Supreme Court Legal Case Finally Comes With Fruits

In Waco, Texas, A justice of the peace has been vocal in her opposition to officiating same-sex marriages for years. She is now claiming she is within her rights to decline, based on a recent LGBT+ Supreme Court verdict.

According to reports, Judge Dianne Hensley has filed a brief with the Texas Supreme Court to protect her religious freedom, arguing that the recent US Supreme Court verdict in 303 Creative LLC v Elenis allows her to decline to officiate same-sex marriages.  

Judge Hensley, who had been battling with the government since 2019, is affected by the Court’s rejection of the “compelling interest” provision.  As recently as last month, the Texas Supreme Court consented to hear arguments in the case since the lower courts had rejected it.

According to First Liberty Institute’s deputy general counsel Justin Butterfield, Judge Hensley strictly adhered to the law in all of her rulings. She tried to live according to her faith and be welcoming to all people, but the government still decided to penalize her. They anticipate the Supreme Court of Texas will rectify this unfairness.

A judge in Texas is permitted but not required to officiate at a wedding.

Judge Hensley was a devout Christian and dedicated public servant. Therefore, she was confident she would not do anything that would cause her to sin. She wanted to provide a low-cost wedding option for all locals and comply with the legislation for same-sex couples, despite her religious aversion to officiating same-sex marriages.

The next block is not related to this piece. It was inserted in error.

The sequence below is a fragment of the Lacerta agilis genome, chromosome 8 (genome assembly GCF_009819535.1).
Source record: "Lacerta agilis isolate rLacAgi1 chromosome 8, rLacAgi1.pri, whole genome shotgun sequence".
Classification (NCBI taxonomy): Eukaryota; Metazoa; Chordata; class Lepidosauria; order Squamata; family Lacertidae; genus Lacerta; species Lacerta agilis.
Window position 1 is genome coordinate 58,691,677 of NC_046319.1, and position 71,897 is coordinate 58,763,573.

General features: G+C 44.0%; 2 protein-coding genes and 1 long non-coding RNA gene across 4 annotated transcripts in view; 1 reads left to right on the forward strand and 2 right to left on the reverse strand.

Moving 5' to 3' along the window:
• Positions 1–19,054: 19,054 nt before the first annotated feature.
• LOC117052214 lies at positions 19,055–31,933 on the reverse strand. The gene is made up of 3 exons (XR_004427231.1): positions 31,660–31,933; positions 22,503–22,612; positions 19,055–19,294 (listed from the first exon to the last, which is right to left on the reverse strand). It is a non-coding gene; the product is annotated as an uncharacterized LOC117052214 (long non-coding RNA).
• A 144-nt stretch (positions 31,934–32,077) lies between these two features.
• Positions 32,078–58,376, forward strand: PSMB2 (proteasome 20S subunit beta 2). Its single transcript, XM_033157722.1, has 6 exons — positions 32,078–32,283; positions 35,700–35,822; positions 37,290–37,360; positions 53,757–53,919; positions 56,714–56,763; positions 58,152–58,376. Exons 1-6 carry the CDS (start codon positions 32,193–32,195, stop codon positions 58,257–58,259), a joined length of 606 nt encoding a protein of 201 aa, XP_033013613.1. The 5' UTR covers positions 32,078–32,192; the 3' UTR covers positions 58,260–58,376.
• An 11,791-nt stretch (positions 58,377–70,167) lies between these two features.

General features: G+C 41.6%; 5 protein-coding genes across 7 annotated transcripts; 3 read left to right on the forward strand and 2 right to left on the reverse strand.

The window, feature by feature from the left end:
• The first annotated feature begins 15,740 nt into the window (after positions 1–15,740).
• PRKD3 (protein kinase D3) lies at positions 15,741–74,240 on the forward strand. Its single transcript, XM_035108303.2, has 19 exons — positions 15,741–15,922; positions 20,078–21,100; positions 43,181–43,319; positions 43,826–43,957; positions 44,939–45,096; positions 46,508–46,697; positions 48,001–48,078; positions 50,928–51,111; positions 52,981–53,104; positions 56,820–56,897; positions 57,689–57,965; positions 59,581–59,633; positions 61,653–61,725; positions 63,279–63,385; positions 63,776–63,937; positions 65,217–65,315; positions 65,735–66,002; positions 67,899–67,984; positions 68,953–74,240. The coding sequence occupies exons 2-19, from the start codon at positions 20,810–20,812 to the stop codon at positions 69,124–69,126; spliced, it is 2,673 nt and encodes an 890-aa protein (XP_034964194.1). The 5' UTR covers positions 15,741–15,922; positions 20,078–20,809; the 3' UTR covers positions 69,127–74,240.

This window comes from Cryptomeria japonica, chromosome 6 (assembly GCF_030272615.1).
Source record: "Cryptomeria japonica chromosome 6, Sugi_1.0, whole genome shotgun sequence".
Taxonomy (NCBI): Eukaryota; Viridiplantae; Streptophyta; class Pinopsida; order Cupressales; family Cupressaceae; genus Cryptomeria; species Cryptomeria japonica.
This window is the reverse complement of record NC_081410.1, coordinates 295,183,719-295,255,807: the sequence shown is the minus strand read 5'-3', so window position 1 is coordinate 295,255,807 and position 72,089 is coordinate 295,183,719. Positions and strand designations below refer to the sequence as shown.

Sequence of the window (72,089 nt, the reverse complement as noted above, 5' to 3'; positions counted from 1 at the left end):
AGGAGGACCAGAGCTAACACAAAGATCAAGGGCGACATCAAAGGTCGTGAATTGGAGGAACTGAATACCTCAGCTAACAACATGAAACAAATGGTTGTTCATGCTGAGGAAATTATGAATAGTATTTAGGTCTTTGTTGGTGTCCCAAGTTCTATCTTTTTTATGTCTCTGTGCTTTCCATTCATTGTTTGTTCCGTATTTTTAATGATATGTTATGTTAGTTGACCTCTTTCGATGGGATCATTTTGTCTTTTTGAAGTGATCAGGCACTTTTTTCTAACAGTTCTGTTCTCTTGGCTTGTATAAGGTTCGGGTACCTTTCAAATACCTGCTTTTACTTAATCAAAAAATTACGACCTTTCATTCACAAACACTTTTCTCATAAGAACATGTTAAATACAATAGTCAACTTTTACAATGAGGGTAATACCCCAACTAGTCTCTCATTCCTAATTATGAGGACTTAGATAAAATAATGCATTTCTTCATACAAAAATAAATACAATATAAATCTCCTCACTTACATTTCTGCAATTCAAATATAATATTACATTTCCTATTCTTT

She made it her mission to ensure that same-sex couples would feel welcome at her workplace. Near the courtroom where Judge Hensley works is a civil officiant legally allowed to perform marriages in Waco. Judge Hensley went so far as to cover any additional costs for same-sex couples she referred, but the professional agreed to the same fee as Judge Hensley’s.

The clerks in Judge Hensley’s courtroom are also authorized to conduct marriages. In the event that Judge Hensley is unable to perform a wedding due to her schedule or her faith, she has directed her staff to inform the couple that they may have the ceremony performed by another person in the same time frame and at the same fee.